The ongoing European debt crisis and the accompanying steep drop in the value of the euro over the past month is most decidedly a grim business: an economic malady to blame for everything from riots in Athens and frayed nerves in Berlin, to instability in the U.S. equity markets and dour growth forecasts for the export-dependent (and earthquake-ravaged) Japanese economy.
But for one small group, American travelers planning holiday-season trips to the Old Continent, the slumping euro could end up being a veritable boon.
The euro traded Monday at an intraday low of USD1.3363, the lowest since Jan. 18, and 8.15 percent off the high of USD1.4548 on Aug. 29. It had settled at USD1.3485 in late-afternoon trading. The steep drop in the currency's value against the dollar, if maintained, would make European goods and services a relative bargain to American travelers, likely leading to increased demand.
Already there are signs the trend could materialize. Crediting the weakening euro for helping encourage inbound tourism, Geneva-based International Air Transport Association revised their previous estimate of yearly profits for European carriers, upping the $500 million June estimate to $1.4 billion in a Sept. 20 press release.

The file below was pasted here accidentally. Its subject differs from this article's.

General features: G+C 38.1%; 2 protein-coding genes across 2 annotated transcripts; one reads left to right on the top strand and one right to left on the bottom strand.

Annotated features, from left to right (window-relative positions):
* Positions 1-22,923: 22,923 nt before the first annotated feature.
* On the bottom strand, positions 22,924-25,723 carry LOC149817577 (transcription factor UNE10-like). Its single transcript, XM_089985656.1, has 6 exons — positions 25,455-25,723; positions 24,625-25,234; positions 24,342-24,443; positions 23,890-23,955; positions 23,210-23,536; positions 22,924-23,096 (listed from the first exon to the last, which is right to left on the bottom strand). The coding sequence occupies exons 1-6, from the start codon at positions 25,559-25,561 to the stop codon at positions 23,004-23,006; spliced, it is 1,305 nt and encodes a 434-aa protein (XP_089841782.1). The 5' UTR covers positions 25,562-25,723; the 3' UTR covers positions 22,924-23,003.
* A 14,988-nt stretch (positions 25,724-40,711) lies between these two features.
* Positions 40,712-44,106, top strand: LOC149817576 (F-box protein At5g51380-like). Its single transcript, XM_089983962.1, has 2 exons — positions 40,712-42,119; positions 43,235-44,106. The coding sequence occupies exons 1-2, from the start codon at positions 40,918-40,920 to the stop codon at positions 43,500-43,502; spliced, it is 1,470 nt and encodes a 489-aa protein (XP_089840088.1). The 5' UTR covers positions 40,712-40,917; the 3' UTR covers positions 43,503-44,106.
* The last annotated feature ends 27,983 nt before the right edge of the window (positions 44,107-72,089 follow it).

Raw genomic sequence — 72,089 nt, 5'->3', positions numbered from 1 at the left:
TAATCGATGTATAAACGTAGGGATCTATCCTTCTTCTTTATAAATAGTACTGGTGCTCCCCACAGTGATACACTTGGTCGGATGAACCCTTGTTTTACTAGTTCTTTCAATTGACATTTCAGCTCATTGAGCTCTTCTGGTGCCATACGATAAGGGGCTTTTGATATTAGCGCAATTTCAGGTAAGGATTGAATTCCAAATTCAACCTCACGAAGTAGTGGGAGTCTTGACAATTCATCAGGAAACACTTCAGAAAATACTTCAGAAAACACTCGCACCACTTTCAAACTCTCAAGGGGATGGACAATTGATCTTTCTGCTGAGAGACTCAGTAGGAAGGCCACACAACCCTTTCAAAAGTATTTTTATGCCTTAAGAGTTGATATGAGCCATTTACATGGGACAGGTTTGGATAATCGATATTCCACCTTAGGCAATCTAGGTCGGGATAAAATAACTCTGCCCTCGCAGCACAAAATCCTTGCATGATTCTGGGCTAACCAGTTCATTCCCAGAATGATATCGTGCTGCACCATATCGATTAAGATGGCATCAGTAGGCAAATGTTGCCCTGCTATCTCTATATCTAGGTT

A day later, the chief executive of Intercontinental Hotels Group, a global hotels company with a portfolio of brands strongly associated to American consumers, gave a cheery interview to Dow Jones Newswires, in which he said a recovery in the firm's European business was expected.
We have to recognize the Eurozone has got some issues economically and the resolution of that, whichever way it goes, is potentially going to have some short-term impact. But long term, I am sure they'll get it right. It's a huge, wealthy population, said Richard Solomons, the hotel group's chief executive.
Previous forecasts for weakness in the European cruise line business, such as one earlier this month from asset manager Raymond James, which had been predicated on a strong euro, could also be upended.
An influx of bargain-hunting American tourists filling Bavarian beer halls on Oktoberfest or spending a white Christmas in Paris would be a reversal of travel trends from earlier in the decade, when a strong euro allowed Europeans to take discount shopping trips to New York and Los Angeles.